In a previous post about UI UX design, we discussed differences between UI and UX design. These distinctions are significant, especially the idea that UX design focuses on research with users, site organization, and task flows. User interface (UI) typically refers to the product’s visual presentation, the mechanism used to deliver the experience.
Naturally, UI and UX design intersect and overlap. In this post, we offer five tips that will help UI and UX designers.
UI UX Design Tip #1—Principles and Patterns
Patterns may not inspire passion, but they save time and enhance consistency. Here is a short list of useful patterns libraries based on our extensive work with UI UX deisgn principles and patterns.
Design principles are the concepts that inform and drive UI UX design. These resources are a great place to start when developing design principles.
IBM Design Language: IBM focuses on enterprise-level design and consulting.
Design Principles: A useful collection of design principles from many sources including industry leaders such as Airbnb.
UI Patterns: This long-standing library is useful for UI basics such as search, forms, formatting, and navigation menus.
Audi User Interface: This library with a focus on layout is a good reference for UI UX design efforts focused on mobile as well as physical products such as cars.
Project Clarity: A library with patterns, components, and code examples.
UI UX Design Tip #2—Re-visiting the Meaning of Design
Design is not Science, Art or Engineering: In this provocative article author Sherry Wu argues that design differs from science and engineering.
Quoting several sources, Wu argues that science focuses on how things are while design focuses on how things could be.
Unlike engineers who concentrate on solving problems between various parts in the artificial world, designers solve problems between humans and the artificial world. In this context, artificial refers to anything that is not strictly part of nature but built or created such as machines and software.
Both points apply directly to UI UX design:
- UI design is often about enhancing an existing system to make it more useful, functional, and aesthetically pleasing.
- Wu’s definition of design as solving problems between humans and the artificial word captures the essence of user experience, understanding and improving human interactions with their environment whether a building, device, machine, or software.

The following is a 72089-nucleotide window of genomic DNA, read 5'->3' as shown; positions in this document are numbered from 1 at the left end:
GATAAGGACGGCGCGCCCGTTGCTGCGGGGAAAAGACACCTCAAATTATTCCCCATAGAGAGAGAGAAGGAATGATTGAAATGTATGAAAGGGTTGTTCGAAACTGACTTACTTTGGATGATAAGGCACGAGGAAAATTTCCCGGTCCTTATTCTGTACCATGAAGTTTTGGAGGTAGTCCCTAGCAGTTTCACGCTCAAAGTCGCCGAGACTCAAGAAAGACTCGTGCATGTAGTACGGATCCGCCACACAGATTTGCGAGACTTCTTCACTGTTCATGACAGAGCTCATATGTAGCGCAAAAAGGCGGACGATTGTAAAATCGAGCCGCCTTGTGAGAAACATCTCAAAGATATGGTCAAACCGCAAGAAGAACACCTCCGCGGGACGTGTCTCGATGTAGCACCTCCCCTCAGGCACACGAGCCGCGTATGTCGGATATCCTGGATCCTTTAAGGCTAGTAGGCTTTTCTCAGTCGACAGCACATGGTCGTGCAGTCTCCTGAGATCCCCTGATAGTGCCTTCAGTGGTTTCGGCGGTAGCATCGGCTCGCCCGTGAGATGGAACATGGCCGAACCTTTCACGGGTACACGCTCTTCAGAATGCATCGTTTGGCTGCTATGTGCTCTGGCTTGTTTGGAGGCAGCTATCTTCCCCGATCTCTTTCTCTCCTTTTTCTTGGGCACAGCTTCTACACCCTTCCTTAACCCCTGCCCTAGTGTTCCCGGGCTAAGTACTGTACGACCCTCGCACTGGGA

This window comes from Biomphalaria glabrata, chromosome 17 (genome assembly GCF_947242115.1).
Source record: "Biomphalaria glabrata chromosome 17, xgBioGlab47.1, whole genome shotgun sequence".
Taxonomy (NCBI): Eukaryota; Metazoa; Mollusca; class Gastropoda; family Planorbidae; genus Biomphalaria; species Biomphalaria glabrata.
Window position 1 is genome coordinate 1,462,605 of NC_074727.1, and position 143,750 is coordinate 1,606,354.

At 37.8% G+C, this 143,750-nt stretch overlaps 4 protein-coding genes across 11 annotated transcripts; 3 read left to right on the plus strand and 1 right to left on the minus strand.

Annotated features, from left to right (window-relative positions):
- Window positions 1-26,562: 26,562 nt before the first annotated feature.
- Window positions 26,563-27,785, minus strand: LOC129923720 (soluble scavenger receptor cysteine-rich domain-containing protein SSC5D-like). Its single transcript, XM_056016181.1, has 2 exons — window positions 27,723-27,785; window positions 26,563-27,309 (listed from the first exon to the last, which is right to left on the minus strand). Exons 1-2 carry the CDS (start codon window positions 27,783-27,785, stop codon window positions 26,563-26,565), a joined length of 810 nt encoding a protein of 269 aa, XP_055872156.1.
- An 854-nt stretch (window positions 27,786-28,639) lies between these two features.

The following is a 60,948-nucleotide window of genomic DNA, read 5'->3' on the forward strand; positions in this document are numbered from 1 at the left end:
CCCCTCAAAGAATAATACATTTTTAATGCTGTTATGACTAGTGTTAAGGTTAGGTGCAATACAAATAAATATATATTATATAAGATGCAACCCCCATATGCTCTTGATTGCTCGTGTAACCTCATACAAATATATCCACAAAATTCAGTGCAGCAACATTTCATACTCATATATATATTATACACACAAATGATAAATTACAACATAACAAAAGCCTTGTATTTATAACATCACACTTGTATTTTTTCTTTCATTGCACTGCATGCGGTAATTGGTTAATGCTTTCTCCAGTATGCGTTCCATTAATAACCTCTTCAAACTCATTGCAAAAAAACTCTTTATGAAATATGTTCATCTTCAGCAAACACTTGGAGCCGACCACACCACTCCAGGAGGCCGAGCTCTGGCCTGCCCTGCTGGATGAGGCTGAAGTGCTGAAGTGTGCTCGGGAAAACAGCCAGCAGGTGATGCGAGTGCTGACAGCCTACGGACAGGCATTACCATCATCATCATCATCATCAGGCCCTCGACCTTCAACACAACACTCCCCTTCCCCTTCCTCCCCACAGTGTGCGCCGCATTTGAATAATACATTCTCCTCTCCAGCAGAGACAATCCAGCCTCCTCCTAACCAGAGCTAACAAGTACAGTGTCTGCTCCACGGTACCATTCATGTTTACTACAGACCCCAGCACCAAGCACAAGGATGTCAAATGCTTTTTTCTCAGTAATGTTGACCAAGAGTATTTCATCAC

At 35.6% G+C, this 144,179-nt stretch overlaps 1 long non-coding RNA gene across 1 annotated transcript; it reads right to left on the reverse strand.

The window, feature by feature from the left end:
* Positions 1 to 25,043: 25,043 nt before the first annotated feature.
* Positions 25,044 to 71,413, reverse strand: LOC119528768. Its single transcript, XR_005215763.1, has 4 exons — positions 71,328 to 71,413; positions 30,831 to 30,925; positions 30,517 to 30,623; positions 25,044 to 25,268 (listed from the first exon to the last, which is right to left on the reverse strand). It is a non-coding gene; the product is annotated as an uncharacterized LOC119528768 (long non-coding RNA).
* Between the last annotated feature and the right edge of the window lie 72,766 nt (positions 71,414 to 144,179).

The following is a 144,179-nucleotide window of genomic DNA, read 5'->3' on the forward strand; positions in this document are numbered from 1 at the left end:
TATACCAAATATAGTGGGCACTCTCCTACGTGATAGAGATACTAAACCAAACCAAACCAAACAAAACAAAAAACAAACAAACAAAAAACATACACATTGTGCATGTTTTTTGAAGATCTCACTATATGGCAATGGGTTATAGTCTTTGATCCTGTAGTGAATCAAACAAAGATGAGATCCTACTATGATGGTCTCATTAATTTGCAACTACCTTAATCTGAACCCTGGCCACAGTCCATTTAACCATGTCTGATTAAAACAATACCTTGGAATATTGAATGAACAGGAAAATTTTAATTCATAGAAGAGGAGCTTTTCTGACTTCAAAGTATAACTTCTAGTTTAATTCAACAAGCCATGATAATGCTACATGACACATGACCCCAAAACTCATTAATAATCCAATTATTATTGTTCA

UI UX Design Tip #3—Reviewing Interaction Design Principles
Complete Beginner’s Guide to Interaction Design While this UX Booth article targets beginners, seasoned designers will benefit from this thorough review of:
- Alan Cooper’s goal-driven design
- The basic principles of usability
- The five dimensions of interaction design
- Three cognitive psychology principles that drive UI UX design; Mental models, interface metaphors, and affordance.
UI UX Design Tip #4—Product Design Guidelines
In The 10 Commandments of Good Products consultant Jeff Davidson outlines 10 guidelines that contribute to good products in the physical and virtual world. From making an undesireaable task easier, to efficiency, to helping people, these principles are a useful reference point when considering what to design next.
Guideline 8, Satisfying the Seeking System, refers to the human desire to explore, play, and challenge oneself by trying new things. The seeking system idea reflects a key principle that informs UI UX design, wayfinding. Wayfinding refers to how people orient themselves in a physical space and navigate from place to place. The wayfinding concept explains why site navigation must be based on a sound information architecture.
UI UX Design Tip #5—Enhancing Design with Microinteractions
Microinteractions are nothing new. Yet, a brief survey of web and mobile apps makes it clear that not all designers and developers attend to this essential aspect of UI UX design. Aaron Chichioco shows how to use microinteractions effectively in Utilizing Microinteractions To Enhance Your UX Design.
Chichioco offers a succinct definition, “In its most basic sense, microinteractions are individual moments in the product design that accomplish a particular task, while enhancing what is intended to be the natural product flow.” He cites examples such as the “skip intro” button on Netflix and the reaction to a post on social media. In the enterprise space, micro-interactions include masked form fields and links in error messages that take users directly to the spot where an error has occurred.
Drawing on the work of Dan Staffer, Chichioco outlines the four essential parts of an effective microinteraction:
- Triggers, such as a toggle switches, that initiates the interaction
- Rules that determine the response to the a trigger.
- Feedback that tells users what is happening during the microinteraction such as a red message indicating that the wrong password has been entered.
- Loops and modes define the meta-rules of a microinteraction and how it changes when used repeatedly. An example is a “Buy now” button that turns into “Buy another” when a user has previously purchased the same item
As with any design, it’s important to test microinteractions with real users. Read Chichioco’s article carefully and devote time to microinteractions. Your users will thank you.